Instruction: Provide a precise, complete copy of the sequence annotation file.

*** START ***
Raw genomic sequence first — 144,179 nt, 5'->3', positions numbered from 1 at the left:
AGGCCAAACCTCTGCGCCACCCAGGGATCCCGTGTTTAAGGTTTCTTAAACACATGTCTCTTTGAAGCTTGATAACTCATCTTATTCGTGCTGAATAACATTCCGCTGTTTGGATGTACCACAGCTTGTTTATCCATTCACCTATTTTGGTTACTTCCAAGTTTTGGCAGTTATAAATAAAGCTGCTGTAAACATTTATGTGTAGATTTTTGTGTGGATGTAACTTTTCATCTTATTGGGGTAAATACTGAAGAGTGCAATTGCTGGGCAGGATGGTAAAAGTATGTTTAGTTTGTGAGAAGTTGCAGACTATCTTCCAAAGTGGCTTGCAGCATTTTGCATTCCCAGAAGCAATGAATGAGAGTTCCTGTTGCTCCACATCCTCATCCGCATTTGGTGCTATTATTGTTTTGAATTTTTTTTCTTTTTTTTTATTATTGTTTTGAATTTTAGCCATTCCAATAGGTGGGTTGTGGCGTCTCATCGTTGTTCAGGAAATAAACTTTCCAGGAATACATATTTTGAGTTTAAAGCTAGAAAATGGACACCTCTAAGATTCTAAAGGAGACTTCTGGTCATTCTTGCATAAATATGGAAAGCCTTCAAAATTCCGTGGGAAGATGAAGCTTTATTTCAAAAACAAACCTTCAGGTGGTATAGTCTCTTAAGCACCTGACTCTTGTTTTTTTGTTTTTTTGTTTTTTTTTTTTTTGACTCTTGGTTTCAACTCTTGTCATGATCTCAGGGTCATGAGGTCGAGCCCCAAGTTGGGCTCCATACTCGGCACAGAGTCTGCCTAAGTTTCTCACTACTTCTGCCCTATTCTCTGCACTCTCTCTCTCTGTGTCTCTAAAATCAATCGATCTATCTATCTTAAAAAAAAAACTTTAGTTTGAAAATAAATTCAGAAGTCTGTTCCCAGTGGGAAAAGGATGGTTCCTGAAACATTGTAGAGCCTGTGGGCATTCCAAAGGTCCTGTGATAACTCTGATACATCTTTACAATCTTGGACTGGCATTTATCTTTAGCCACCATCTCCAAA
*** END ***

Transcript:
Raw genomic sequence first — 144,179 nt, 5'->3', positions numbered from 1 at the left:
AGGCCAAACCTCTGCGCCACCCAGGGATCCCGTGTTTAAGGTTTCTTAAACACATGTCTCTTTGAAGCTTGATAACTCATCTTATTCGTGCTGAATAACATTCCGCTGTTTGGATGTACCACAGCTTGTTTATCCATTCACCTATTTTGGTTACTTCCAAGTTTTGGCAGTTATAAATAAAGCTGCTGTAAACATTTATGTGTAGATTTTTGTGTGGATGTAACTTTTCATCTTATTGGGGTAAATACTGAAGAGTGCAATTGCTGGGCAGGATGGTAAAAGTATGTTTAGTTTGTGAGAAGTTGCAGACTATCTTCCAAAGTGGCTTGCAGCATTTTGCATTCCCAGAAGCAATGAATGAGAGTTCCTGTTGCTCCACATCCTCATCCGCATTTGGTGCTATTATTGTTTTGAATTTTTTTTCTTTTTTTTTATTATTGTTTTGAATTTTAGCCATTCCAATAGGTGGGTTGTGGCGTCTCATCGTTGTTCAGGAAATAAACTTTCCAGGAATACATATTTTGAGTTTAAAGCTAGAAAATGGACACCTCTAAGATTCTAAAGGAGACTTCTGGTCATTCTTGCATAAATATGGAAAGCCTTCAAAATTCCGTGGGAAGATGAAGCTTTATTTCAAAAACAAACCTTCAGGTGGTATAGTCTCTTAAGCACCTGACTCTTGTTTTTTTGTTTTTTTGTTTTTTTTTTTTTTGACTCTTGGTTTCAACTCTTGTCATGATCTCAGGGTCATGAGGTCGAGCCCCAAGTTGGGCTCCATACTCGGCACAGAGTCTGCCTAAGTTTCTCACTACTTCTGCCCTATTCTCTGCACTCTCTCTCTCTGTGTCTCTAAAATCAATCGATCTATCTATCTTAAAAAAAAAACTTTAGTTTGAAAATAAATTCAGAAGTCTGTTCCCAGTGGGAAAAGGATGGTTCCTGAAACATTGTAGAGCCTGTGGGCATTCCAAAGGTCCTGTGATAACTCTGATACATCTTTACAATCTTGGACTGGCATTTATCTTTAGCCACCATCTCCAAA